Harlem Class of '63: Go, Pork Chop, go!
July 25, 2013
Our class was small (graduating only twenty-three) but we were tight. Whatever we set our collective mind to do, we did it up right. Year after year we had the best float in the Home-Coming Parade, the best skit at the Carnival, the most innovative dance theme. Best of all, we were pals. Then we graduated and scattered to the winds.
Back in ’05 while we were lined up for a class photo at the All-School Reunion, an every five-year event, Karen and Jesse suggested, “Why don’t we get together every year.” Collective mind went into action and within a few minutes, the gang of us had determined to explore Montana while renewing friendships. We’ve gathered in such far-flung places as Virginia City, Ennis, Lincoln, Fort Peck and around the fire-pit in Sondra’s back yard in Harlem.
This year, destination Red Lodge. Thirteen classmates (along with family) arrived from California, Washington, Idaho, Utah and throughout Montana. For us that is a grand turnout. What pulled so many of us together this year? Other than to celebrate our Big 5-0, my theory is that it had to be the Pig Races at Bear Creek Downs.
So Sunday night we met at the Bear Creek Saloon for steak dinner and a hot time in the ol’ town. After our meal, we sauntered out to the deck to look over the prospects, snorting and rooting in the pen below. Then we placed out bets. We didn’t actually bet on our favorite jersey-clad porker. Betting is run more like a football pool with two dollar squares. Five squares are drawn at random, one for each pig in the race. If your number is matched with a pig and if that pig wins, you win twenty-five dollars. The final race pays out a whopping hundred dollars with a five dollar buy-in.
The bugle sounded the Call to the Post, we raced to the rail to support our steed, the gates opened and five pigs flew around the track with the red jersey edging out green across the finish line. We repeated this process several times that night. Most of us went back to our lodge a little lighter in the pockets. We did have at least one big-time winner. Jerry flashed his money in our faces but his wife Lola let slip how much money he spent to acquire his twenty-five dollar purse.
Race proceeds fund scholarships for local students, many of whom once worked Bear Creek Downs as sow-boys or sow-girls. By the way, the Saloon does not serve pork.
We checked in at the Rock Creek Resort Sunday and most of us were there through Wednesday morning. One thing we look for when choosing the gathering place is a common room where the entire group can gather, relax, cook meals, mill around and visit. Monday night the men fixed prime rib and Tuesday night the women hosted a sourdough pancake supper. The rest of the time we played pinochle, explored town and countryside, uninhibited tourists that we are, or hung out and told stories, some larger than life. More than one person said, “No, that’s not the way it happened. I remember it like this.” Or, “You’re making that up — that did not even happen.”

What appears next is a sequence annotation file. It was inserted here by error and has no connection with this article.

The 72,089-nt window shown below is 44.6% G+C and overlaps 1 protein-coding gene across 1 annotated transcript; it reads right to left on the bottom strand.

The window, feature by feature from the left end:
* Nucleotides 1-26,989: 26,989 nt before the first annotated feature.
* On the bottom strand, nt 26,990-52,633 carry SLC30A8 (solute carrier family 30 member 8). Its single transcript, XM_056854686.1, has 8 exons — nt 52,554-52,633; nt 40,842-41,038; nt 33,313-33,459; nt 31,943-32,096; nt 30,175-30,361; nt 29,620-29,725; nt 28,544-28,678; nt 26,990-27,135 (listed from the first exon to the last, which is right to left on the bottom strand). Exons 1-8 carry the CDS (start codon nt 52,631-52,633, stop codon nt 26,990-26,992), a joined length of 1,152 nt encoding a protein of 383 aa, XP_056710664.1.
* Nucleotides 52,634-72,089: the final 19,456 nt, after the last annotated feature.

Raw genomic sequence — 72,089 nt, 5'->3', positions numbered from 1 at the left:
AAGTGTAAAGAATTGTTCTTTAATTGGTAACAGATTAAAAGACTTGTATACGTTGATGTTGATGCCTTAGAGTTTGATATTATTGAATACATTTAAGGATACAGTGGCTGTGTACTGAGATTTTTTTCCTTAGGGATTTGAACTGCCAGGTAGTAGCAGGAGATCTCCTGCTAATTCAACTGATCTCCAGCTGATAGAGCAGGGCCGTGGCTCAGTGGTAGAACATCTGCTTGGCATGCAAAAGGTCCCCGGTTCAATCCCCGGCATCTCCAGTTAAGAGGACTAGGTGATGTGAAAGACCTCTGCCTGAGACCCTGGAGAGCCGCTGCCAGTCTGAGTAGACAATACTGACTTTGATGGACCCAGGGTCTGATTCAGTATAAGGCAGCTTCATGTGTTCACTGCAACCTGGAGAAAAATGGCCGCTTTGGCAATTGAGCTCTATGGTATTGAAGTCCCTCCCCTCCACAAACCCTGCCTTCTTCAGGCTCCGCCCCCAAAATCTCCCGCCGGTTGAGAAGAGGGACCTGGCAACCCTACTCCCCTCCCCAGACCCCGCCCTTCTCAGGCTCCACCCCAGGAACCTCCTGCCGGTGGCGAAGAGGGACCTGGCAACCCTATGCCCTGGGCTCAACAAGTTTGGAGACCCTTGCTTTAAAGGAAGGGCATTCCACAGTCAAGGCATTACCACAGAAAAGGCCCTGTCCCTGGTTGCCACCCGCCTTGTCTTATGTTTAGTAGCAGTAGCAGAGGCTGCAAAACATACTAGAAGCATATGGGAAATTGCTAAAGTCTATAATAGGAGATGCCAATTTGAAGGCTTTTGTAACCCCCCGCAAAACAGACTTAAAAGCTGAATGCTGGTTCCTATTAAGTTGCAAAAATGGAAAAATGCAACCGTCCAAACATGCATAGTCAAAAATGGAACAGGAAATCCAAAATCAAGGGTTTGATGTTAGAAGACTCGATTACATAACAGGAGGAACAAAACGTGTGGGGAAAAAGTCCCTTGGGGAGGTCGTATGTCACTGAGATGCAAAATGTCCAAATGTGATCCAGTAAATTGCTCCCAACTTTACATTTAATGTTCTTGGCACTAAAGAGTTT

I have heard several people say they don’t see why we make such a big fuss over our reunion, after all, they’ve never been to one of their reunions and furthermore, don’t intend to go, ‘cause it’s just a bunch of la-de-da about who’s done more, better, best’. I find that sad. Our class is and was a group of diverse individuals who shared a common history through years of grade and high school. Those experiences act like glue; they stick us together on the same page, even if memories shift and get tattered around the edges. Kind of like an old Valentine.
At our 2010 All-School Reunion, a couple, both Harlem grads, from ’61 and ’65, hung out with us all weekend and finally asked if we’d adopt them into our class, saying, “You have more fun.” They were probably supposed to be in our class anyway and got mixed up along the way. We don’t have the exact same history, but close enough. And if we need to, we’ll make it up. We have a lot of story-tellers. And they are right. We do have more fun. Who else would make the pig races a destination?
(Sondra Ashton graduated from Harlem High School in 1963 and left for good. She finds, upon her return, that things are a little different. Keep in touch with her at http://montanatumbleweed.blogspot.com.)